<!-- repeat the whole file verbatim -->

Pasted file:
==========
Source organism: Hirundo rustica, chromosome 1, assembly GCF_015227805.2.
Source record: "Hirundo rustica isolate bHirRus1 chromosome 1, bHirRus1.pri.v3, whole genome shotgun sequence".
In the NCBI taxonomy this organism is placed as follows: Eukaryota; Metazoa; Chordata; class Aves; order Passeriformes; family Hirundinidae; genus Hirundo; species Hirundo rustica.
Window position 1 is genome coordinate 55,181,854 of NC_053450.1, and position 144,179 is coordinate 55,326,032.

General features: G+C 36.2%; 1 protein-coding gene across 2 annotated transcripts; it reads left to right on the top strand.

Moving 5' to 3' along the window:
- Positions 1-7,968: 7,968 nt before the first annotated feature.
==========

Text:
Source organism: Hirundo rustica, chromosome 1, assembly GCF_015227805.2.
Source record: "Hirundo rustica isolate bHirRus1 chromosome 1, bHirRus1.pri.v3, whole genome shotgun sequence".
In the NCBI taxonomy this organism is placed as follows: Eukaryota; Metazoa; Chordata; class Aves; order Passeriformes; family Hirundinidae; genus Hirundo; species Hirundo rustica.
Window position 1 is genome coordinate 55,181,854 of NC_053450.1, and position 144,179 is coordinate 55,326,032.

General features: G+C 36.2%; 1 protein-coding gene across 2 annotated transcripts; it reads left to right on the top strand.

Moving 5' to 3' along the window:
- Positions 1-7,968: 7,968 nt before the first annotated feature.